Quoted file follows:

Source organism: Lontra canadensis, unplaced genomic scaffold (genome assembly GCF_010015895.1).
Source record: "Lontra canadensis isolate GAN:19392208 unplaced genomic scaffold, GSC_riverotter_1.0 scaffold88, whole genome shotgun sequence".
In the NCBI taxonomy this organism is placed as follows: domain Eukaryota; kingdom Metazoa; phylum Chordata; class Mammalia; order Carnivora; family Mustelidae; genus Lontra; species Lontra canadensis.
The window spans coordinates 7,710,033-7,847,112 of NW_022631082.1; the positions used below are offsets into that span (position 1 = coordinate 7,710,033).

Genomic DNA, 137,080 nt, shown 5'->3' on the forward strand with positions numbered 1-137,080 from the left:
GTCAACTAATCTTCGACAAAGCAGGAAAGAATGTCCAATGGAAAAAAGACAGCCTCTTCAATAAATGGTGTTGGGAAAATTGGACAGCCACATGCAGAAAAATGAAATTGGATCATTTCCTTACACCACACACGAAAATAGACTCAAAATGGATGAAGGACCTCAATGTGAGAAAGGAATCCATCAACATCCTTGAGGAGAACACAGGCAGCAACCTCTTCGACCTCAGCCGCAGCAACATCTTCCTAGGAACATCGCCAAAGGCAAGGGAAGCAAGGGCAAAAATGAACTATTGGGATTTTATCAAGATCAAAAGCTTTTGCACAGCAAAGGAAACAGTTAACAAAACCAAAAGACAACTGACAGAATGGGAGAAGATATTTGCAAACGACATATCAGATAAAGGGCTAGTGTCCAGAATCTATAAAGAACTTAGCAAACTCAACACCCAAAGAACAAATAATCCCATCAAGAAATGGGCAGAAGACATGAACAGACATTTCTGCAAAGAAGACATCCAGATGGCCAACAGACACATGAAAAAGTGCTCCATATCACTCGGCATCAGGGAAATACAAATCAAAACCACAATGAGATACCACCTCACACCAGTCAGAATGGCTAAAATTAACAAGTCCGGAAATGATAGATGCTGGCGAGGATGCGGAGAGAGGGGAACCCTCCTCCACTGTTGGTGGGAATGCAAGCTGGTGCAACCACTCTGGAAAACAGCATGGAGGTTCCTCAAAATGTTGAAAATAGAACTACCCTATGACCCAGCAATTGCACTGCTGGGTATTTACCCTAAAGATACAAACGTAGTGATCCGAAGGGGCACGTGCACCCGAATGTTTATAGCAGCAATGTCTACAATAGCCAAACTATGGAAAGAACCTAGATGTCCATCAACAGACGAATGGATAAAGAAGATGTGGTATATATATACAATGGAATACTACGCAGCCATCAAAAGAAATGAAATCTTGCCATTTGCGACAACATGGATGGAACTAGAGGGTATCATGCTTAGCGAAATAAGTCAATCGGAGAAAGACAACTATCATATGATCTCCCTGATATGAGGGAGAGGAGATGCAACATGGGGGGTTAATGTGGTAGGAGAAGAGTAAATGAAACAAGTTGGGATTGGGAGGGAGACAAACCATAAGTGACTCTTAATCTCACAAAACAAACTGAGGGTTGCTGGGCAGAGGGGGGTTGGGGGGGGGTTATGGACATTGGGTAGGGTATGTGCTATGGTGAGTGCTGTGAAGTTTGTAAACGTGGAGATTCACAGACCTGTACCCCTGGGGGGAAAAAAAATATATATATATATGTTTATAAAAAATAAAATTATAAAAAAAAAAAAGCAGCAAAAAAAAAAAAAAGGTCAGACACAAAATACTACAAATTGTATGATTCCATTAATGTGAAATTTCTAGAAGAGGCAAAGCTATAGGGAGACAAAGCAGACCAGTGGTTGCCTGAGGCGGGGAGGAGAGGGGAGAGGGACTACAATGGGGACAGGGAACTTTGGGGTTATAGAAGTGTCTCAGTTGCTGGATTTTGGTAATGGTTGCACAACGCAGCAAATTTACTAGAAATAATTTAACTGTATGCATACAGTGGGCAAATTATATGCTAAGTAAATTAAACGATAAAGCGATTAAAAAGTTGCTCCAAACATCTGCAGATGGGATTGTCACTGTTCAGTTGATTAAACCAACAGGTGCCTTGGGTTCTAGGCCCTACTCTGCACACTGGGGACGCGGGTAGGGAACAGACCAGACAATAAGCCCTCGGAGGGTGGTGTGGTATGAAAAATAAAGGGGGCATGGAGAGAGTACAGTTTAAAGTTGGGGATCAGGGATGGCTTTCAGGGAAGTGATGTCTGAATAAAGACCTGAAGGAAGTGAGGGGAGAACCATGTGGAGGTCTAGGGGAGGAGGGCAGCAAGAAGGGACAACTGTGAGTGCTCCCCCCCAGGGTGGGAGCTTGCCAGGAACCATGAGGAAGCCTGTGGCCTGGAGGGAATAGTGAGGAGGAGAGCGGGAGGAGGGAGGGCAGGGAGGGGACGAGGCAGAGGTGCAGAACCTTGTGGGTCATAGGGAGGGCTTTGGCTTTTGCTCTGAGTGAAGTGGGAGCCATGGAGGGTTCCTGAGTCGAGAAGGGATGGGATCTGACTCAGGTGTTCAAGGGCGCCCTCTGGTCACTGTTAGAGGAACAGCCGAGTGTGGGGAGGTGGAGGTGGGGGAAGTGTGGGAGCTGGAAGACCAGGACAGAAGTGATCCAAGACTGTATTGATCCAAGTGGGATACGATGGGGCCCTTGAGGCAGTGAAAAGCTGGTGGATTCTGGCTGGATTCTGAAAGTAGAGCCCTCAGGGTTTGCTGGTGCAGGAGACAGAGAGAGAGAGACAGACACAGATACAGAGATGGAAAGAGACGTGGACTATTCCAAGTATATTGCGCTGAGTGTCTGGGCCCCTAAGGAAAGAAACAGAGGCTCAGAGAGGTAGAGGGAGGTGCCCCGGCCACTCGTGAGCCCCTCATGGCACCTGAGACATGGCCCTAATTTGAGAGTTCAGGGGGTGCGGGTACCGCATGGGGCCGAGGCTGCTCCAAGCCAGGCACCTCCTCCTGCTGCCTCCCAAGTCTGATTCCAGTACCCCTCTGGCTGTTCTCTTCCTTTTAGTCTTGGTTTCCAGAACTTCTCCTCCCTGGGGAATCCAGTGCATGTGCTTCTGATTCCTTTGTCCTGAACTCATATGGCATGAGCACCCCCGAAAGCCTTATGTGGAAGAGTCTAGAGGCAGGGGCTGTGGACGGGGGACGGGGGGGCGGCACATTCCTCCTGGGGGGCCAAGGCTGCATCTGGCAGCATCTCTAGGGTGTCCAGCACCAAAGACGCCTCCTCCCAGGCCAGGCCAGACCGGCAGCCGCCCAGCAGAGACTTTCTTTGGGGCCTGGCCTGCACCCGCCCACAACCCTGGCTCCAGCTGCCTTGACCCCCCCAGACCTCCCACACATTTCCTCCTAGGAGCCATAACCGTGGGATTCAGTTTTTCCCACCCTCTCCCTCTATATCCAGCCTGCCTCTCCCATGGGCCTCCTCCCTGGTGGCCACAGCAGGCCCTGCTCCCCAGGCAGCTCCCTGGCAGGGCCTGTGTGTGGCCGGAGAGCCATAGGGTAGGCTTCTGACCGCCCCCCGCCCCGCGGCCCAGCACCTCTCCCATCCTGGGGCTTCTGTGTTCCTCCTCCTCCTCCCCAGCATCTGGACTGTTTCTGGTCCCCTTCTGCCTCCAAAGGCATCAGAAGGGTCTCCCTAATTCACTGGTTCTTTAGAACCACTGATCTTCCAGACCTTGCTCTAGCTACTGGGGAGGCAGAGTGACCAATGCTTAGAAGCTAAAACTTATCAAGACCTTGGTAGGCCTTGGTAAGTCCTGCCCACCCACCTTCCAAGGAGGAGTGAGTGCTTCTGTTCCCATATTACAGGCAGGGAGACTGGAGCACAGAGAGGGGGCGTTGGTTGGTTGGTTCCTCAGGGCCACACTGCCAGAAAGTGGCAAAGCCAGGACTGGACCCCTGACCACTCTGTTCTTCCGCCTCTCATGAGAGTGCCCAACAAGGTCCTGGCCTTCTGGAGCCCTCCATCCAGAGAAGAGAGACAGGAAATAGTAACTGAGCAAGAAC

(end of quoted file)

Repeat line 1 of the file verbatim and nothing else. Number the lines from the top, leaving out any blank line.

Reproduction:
Source organism: Lontra canadensis, unplaced genomic scaffold (genome assembly GCF_010015895.1).